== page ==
Profile: Graham Greene, AIA
Profile: Graham Greene, AIA
Graham Greene, AIA, is one of four partners at Oglesby Greene Architects, an award-winning boutique design firm with offices located on the edge of the Dallas arts district. Greene began his architectural career in Chicago with Lohan Associates, formerly The Office of Mies van der Rohe. In 1989, he opened his own practice in Dallas, with an eye toward urban vitalization and sustainability. Six years later, his firm merged with The Oglesby Group, forming Oglesby Greene. The firm’s portfolio spans many project types, including civic buildings, urban live-work and mixed-use redevelopments, affordable housing, and luxury residences.
At times, Greene works as both architect and client in the development process. He seeks out investment opportunities in underserved populations and situations, striving to find viable and sustainable solutions. His latest venture—Flora Lofts— aims to make it affordable for artists to live and work in the Dallas arts district. The site, which Greene purchased 17 years ago, is adjacent to the Nasher Sculpture Center, Museum Tower, and the Meyerson Symphony Center. The Lofts are targeted for completion in December 2015.
How did the 1995 merger of your office with the Oglesby Group come about?
Coming out of one of the last economic recessions, I was looking for talented people to join our growing practice. I made a list of the best architectural firms in the city, thinking that’s where talent was to be found. The Oglesby Group was at the very top of the list. When I contacted them, we immediately saw a strong alignment of architectural principles and values, and then decided to merge the studios.
Photo credit: Ian Cole
Is there a driving philosophy behind the type of projects you choose to pursue?
We are patient modernists and like to do any type of project that is complex, significant, and meaningful to both our clients and us. So what we’ve been doing exceedingly well is combining views toward the future with of-our-time thinking to achieve timeless results. This challenge of putting it all together while achieving architectural excellence is the thing that makes us most excited about our work.
Tell me about the idea behind Flora Lofts. Why did you take up the cause for artist housing?
It’s a simple idea: having artists actually live in the Dallas arts district. Then the complexity begins in aligning multitudes of divergent values, social and cultural values, economic values, property values … it’s a very complicated endeavor which needs to happen to fulfill one of the prime intentions in the original vision for the district. Over the last 25 years, I’ve invested my time and money in the production of over 300 units of affordable, supportive housing because there are very real unfulfilled needs. A need for affordable artist housing is just like the need for creating housing for the homeless, for students, seniors, the disabled, and workers who can’t make a living wage. Being architects, we have the skills to dramatically improve this situation, and I see it as my unique way of contributing to the betterment of our urban culture.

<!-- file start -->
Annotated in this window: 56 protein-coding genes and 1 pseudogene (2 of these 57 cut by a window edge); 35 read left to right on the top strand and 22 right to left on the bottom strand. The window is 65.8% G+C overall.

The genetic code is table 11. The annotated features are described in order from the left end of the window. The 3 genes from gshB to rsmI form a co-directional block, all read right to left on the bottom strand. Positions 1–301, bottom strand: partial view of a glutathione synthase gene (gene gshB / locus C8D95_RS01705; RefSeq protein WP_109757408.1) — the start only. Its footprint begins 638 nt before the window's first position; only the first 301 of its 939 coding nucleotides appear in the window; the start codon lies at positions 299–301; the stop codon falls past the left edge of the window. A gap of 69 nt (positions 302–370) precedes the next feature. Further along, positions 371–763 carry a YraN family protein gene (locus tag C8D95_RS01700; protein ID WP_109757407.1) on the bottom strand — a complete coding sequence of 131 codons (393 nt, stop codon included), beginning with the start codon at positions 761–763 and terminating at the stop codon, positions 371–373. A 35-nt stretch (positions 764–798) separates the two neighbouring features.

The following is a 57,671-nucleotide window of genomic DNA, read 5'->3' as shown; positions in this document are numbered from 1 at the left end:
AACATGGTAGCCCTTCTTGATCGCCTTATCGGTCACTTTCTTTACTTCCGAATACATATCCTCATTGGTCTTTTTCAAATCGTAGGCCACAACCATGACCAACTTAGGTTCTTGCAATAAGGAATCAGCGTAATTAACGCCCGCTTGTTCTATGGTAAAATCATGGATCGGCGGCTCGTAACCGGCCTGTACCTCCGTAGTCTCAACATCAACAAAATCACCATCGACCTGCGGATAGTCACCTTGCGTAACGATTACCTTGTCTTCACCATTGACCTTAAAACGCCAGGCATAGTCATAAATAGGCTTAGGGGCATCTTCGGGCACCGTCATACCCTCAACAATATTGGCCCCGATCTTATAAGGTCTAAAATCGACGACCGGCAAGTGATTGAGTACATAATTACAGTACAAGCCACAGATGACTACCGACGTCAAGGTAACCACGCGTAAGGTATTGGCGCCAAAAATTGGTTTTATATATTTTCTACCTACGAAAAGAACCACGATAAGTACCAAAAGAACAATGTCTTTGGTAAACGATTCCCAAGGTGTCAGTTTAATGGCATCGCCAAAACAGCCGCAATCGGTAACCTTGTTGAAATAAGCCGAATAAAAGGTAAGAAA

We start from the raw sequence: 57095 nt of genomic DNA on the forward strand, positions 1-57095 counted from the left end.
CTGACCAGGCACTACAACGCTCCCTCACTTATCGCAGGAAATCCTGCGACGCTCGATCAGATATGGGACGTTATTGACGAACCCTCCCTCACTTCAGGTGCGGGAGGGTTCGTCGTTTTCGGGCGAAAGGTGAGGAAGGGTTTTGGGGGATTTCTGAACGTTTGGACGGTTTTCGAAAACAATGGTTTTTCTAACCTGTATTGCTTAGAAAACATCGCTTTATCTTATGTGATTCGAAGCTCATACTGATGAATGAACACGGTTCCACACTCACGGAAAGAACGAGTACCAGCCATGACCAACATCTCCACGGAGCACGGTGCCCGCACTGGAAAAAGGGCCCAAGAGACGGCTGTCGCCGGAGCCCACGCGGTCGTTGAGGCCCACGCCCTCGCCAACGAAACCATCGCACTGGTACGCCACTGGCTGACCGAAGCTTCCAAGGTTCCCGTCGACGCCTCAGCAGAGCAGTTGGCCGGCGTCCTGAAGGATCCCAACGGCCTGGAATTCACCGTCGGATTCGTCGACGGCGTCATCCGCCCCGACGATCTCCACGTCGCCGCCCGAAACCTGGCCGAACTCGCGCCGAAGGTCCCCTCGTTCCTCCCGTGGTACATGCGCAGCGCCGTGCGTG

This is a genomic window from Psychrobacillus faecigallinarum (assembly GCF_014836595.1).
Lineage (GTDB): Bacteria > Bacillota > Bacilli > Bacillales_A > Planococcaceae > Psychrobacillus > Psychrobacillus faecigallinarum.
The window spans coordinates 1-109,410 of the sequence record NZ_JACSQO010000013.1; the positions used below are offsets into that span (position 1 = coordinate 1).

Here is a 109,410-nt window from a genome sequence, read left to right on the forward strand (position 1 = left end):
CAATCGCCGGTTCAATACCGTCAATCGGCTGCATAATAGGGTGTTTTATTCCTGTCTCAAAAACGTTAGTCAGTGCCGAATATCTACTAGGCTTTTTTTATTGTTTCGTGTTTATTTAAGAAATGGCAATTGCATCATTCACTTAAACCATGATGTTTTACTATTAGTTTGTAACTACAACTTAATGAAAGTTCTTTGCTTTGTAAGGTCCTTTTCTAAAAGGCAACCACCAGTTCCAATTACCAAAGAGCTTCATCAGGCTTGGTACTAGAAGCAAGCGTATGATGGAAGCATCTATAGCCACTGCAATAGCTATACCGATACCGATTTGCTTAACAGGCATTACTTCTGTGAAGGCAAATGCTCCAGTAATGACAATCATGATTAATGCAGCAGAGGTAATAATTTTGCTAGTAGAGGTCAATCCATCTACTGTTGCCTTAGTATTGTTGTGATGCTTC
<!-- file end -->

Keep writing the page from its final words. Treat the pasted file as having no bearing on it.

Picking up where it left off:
What attracted you to the development side of architecture?
The attraction has come more from a social investment mentality. I see opportunities that get overlooked by local developers, many of whom are potential clients, and see situations where there isn’t much interest, but there is a real need. I’ve placed some money at risk—where both my mouth and heart are when seeing these possibilities. It was started with a small investment and it has been parlayed into larger ones from the successes of the previous endeavors.
What advice would you give to another architect who wanted to be his or her own client?
First thing, as client and architect, invest your time or money only in what you believe in 100%, no matter how difficult. Second, don’t let yourself get into situations where you must move forward or you will sacrifice your vision. And last, don’t squander your time or money on frivolous indulgences and vain pursuits. Do things that fill a real need and provide both you and society with a return on your investment.
How do you see the Dallas arts district evolving in the next five years?
The Dallas citizenry have so far achieved a vital cultural foundation for the greater vision of the founding stakeholders. Coming soon is a critical mix of other uses, one that includes more residents, retailers, gardens, street life, transportation choices, and connections to adjacent neighborhoods and downtown. The sense is that we have used up most of the available development sites, but I see expanding the development potential of city-owned properties—such as the symphony and Dallas Museum of Art—in ways that public-private partnerships are able to further develop a mix of uses, creating a vital urban neighborhood and funding the arts programming at the same time. In Dallas arts district v. 2—a new development guideline that will supersede the Sasaki Plan—issues of inclusivity need to be addressed before it evolves any further into becoming an exclusive elitist enclave.
If you could change one thing about Dallas, what would it be?
I’d somehow diminish the pervasive infatuation in the idea that everything BIG is inherently better, as in “too big to fail,” and reverse the undercurrent that it instills that smaller enterprises are somehow less worthy.
What do you like to do when you’re not working in the studio?
I absolutely love to go sailing. It is the most incredible feeling being propelled along by an invisible force, the wind, knowing that with the right knowledge and actions you can get to the destination you desire. It’s an incredible amount of work, too, but the sensations give you immediate gratification and keep your focus completely in the moment.
Interviewed by Cynthia Smith, Assoc. AIA, Gensler in Dallas.
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